How to submit a strong RFP response
The procurement process is dreaded by many agencies, which fear that creativity and chemistry will be over ridden and discounted as everything comes down to cost. However, cost is only one consideration that procurement takes into account in the Request for Proposal (RFP) process, and factors such as relevant experience and demonstrating an understanding of the client organisation’s culture are equally valued.
- Think about the audience and objectives of the proposal
Ensure you have a clear understanding of the objectives of the brief and its audience, and tailor your proposal accordingly. Ask questions during the process to ensure your proposal is aligned with the client’s requirements. Try to find out what worked well and not so well with the incumbent agency so you can build on successes and avoid pitfalls.
- Price doesn’t have as much weighting as people think
However, value for money is essential. A strong proposal that addresses business requirements and adds value to the client, at a competitive price, is more likely to be shortlisted than a low or high cost proposal that does not meet, or grossly exceeds the client’s requirements. Misunderstandings on price can quickly sour relationships, so ensure your proposal is crystal clear in regards to retainer fees, campaign fees and any other costs; including admin fees, commission research etc.
- Make sure you include numbers – justify the value of your proposal in terms of costs and benefits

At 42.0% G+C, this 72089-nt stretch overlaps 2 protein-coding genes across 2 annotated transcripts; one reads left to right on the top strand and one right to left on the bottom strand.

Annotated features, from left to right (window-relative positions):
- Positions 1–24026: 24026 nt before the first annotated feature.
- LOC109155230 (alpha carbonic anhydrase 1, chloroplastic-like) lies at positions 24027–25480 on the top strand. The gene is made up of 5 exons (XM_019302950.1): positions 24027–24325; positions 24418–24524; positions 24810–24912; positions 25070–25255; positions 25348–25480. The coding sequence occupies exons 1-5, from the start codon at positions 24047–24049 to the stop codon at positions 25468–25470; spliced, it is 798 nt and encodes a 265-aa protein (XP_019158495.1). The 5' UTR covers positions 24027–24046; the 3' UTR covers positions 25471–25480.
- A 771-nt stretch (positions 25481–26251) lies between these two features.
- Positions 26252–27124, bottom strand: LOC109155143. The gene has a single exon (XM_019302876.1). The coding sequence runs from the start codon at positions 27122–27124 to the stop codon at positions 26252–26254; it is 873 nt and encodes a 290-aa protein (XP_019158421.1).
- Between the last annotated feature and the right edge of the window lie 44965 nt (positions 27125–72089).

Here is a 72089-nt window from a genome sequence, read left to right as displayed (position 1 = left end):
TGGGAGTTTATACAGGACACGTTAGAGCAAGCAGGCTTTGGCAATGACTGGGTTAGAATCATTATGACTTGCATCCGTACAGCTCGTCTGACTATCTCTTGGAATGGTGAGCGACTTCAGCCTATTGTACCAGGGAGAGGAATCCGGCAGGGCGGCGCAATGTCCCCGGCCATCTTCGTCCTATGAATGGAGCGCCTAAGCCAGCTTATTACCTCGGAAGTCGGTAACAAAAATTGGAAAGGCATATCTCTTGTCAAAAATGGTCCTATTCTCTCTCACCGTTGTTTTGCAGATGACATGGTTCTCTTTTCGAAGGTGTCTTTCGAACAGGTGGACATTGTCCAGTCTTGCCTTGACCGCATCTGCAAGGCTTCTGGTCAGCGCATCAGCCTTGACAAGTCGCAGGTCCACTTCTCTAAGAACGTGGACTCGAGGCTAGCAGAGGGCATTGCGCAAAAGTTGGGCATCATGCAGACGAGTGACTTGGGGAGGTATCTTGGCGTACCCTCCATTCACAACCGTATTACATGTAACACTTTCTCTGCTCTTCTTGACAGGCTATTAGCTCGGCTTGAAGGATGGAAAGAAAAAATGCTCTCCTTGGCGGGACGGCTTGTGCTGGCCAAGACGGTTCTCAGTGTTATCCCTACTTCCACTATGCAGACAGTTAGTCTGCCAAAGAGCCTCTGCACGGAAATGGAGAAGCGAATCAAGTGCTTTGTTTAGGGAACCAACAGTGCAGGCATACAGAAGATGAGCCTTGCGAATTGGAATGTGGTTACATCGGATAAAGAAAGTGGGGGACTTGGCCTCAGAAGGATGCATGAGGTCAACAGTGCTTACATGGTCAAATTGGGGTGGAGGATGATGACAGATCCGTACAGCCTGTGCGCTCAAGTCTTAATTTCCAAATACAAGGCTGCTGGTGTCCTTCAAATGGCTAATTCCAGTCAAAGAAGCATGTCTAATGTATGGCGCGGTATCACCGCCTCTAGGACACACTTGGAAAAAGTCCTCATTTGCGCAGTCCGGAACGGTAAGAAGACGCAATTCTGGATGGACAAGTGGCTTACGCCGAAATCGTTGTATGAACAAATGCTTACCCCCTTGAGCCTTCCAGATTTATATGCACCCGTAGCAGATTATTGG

Quantify what success looks like for the client. Where possible highlight forecasted tangible return on investment and how this will be measured. Propose a method for measuring the baseline and movement of that baseline, including defining what will be measured. Considerations may include; market share/activity, market exposure, crisis management and activities that may aid the internal PR team.
- Don’t forget to focus as much on the non-cost factors being considered
Achieving effective PR solutions is the most important outcome of an agency selection process. Utilise your proposal to demonstrate how you can meet the client’s requirements via your industry experience and understanding of the client’s organisational culture. If the client is considering working with an agency under a retainer structure, look for opportunities to demonstrate how you envisage your teams interacting; could you be viewed as an extension to the in-house PR team? The fear of not enjoying a productive working relationship is often a key concern for companies who are considering agencies they have no history with. Think about how you can address this concern; including KPIs or regular reviews with a representative of the company who’s not involved in the day to day running of the account.
- Focus on the specific brief, but don’t be afraid so show creativity
Don’t underestimate the importance of specific questions asked by the client, and provide relevant responses and illustrate with examples where appropriate.
But also remember that RFP questions are often only a starting point to understanding a firm’s capabilities. If you feel that you could meet their expectation in an alternative way then request to be able to provide an additional alternative proposal. Keep any alternative proposal succinct and bespoke to the client to help ensure it is given due consideration.
Finally, after your proposal, if you have not been successful, ask for feedback on why. Sometimes the feedback can be difficult to attain or remedy, such as poor chemistry, but you may pick up useful feedback and improve your chances in the future.
Catherine has been involved in procuring PR services in the UK and across Europe and can be contacted at email@example.com